Step 3: Find an anchor. Help students find an anchor that works for them. Anchors are helpful ways to bring us back to the present moment when we get distracted. Two that I use often are focusing on breathing and feeling your feet in your shoes. Explain that it’s common and normal for your mind to wander, especially when meditating. The key to mindfulness is simply to recognize it and bring attention back to the present moment, often with the help of an anchor.
Try giving your students an example: Perhaps you find anxiety creeping in as you worry about catching the bus when the bell rings. You can manage this if you catch yourself and draw your attention to your feet planted firmly on the ground. Notice your warm cozy socks. Notice your solid footing. If you are still feeling anxious, follow your breath through your nostrils and deep into your belly. Notice the cool air as it enters your nose. Notice the warm air as it leaves your body. You will find yourself back in the present moment where you are safe, where there is no danger.
Step 4: Do it with compassion. Once students are feeling open to the practice and have identified postures and anchors that work for them, introduce the theme of compassion. A mindfulness practice won’t be very helpful if students are hard on themselves when their minds wander or when they don’t experience immediate success. You want them to be curious and kind. Practicing mindfulness in a nonjudgmental way means being aware when the brain is rigidly labeling something, and instead pausing to find a more flexible, generous perspective.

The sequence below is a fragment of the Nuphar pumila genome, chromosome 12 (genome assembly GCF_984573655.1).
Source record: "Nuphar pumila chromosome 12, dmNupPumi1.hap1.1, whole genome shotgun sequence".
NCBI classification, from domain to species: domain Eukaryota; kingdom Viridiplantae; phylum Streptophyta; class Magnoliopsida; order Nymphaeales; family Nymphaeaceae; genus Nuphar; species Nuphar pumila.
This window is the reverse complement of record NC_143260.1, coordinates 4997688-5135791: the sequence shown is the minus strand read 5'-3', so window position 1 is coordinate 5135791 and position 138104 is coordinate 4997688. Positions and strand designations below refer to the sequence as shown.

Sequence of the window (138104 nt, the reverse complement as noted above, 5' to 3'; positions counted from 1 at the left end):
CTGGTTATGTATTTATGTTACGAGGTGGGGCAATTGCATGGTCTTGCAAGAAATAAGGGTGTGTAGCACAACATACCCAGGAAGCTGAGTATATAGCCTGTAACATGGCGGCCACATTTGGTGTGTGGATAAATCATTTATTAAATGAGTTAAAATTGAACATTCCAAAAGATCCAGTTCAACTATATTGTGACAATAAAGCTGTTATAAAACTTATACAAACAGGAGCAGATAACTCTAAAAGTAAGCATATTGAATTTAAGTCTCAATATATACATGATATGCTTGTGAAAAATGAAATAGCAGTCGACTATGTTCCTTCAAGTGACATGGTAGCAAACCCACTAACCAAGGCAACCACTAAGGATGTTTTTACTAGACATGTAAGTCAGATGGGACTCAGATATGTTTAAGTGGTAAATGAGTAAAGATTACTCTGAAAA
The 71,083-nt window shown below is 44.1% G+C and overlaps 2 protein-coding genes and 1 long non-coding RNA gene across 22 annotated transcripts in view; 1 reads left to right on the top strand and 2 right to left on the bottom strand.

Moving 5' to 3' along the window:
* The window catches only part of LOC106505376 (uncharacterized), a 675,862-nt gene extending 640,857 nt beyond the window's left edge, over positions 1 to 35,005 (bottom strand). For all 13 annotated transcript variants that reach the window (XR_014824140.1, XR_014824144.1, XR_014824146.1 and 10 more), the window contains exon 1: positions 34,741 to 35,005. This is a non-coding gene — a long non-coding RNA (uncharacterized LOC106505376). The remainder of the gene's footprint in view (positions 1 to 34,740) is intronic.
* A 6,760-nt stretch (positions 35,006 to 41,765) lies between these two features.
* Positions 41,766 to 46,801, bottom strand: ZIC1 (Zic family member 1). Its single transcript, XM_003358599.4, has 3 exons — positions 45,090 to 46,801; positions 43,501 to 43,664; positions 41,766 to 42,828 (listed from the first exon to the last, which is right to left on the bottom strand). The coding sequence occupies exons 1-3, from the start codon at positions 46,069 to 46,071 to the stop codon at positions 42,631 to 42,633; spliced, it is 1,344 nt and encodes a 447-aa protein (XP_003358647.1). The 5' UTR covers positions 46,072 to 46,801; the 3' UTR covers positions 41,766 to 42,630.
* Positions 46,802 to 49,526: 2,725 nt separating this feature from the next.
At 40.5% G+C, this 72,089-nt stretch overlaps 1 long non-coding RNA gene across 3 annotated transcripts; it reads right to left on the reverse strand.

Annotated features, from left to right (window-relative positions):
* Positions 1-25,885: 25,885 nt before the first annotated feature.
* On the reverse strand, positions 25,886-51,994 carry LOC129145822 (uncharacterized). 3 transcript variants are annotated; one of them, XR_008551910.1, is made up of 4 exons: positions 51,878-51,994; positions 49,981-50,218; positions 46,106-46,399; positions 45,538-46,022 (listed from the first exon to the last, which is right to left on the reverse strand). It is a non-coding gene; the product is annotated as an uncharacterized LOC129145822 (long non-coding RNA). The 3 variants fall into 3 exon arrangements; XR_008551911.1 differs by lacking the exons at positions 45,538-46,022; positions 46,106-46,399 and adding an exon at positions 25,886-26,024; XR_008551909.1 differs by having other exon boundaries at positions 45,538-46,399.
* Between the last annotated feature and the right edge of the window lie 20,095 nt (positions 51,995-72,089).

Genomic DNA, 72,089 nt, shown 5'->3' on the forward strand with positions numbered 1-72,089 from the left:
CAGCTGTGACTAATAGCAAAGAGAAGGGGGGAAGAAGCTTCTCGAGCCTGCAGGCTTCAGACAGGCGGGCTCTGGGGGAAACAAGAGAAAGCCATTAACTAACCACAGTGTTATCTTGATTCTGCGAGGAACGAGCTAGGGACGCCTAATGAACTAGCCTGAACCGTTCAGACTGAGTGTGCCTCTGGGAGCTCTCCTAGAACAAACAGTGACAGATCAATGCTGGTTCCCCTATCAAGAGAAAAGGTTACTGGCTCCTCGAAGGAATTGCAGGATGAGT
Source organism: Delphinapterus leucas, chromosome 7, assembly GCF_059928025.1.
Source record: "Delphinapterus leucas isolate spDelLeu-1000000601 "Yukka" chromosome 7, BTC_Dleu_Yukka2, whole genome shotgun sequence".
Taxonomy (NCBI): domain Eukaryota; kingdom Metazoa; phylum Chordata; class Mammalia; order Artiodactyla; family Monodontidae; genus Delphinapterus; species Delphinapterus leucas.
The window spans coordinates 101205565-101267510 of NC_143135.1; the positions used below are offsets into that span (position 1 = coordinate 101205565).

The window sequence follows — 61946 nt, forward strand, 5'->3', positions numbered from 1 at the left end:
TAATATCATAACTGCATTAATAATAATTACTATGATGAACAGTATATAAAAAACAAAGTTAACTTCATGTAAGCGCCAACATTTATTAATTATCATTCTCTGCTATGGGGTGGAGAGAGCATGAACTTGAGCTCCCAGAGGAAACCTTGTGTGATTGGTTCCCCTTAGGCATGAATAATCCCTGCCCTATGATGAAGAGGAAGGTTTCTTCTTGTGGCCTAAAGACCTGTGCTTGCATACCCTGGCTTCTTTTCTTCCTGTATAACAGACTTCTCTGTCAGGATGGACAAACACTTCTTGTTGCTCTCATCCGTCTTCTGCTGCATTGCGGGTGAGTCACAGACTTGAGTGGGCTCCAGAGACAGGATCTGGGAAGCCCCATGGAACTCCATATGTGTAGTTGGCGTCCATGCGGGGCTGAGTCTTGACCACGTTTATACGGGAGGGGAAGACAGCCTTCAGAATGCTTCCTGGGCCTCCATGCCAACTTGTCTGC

Step 5: Give it a try. After teaching the power of posture and anchors and the importance of compassion, try meditating with your students. If you feel confident enough to lead the practice, I suggest starting with a basic body scan. To do this, gradually bring awareness to different parts of the body, taking in breaths to relieve tension and stay present. If you are not confident yet, try guided audio meditations.
A few of my favorite websites offer free guided audio meditations. They are Fragrant Heart, Meditation Oasis, UC San Diego Center for Mindfulness, and Tara Brach. Browse the various intentions listed and choose the ones that are most appropriate for your class. Typically, 10-minute meditations are long enough to be impactful but short enough for young people to stick with. You will find mindfulness meditations that address everything from bullying to test anxiety.
Writer and meditation teacher Jon Kabat-Zinn said: “The little things? The little moments? They aren’t little.” Teachers, create space—vital moments—for mindfulness in your classrooms. With your eyes closed, a slow deep breath, and an eagerness to expand in a way that brings greater academic success and personal fulfillment, begin the journey today.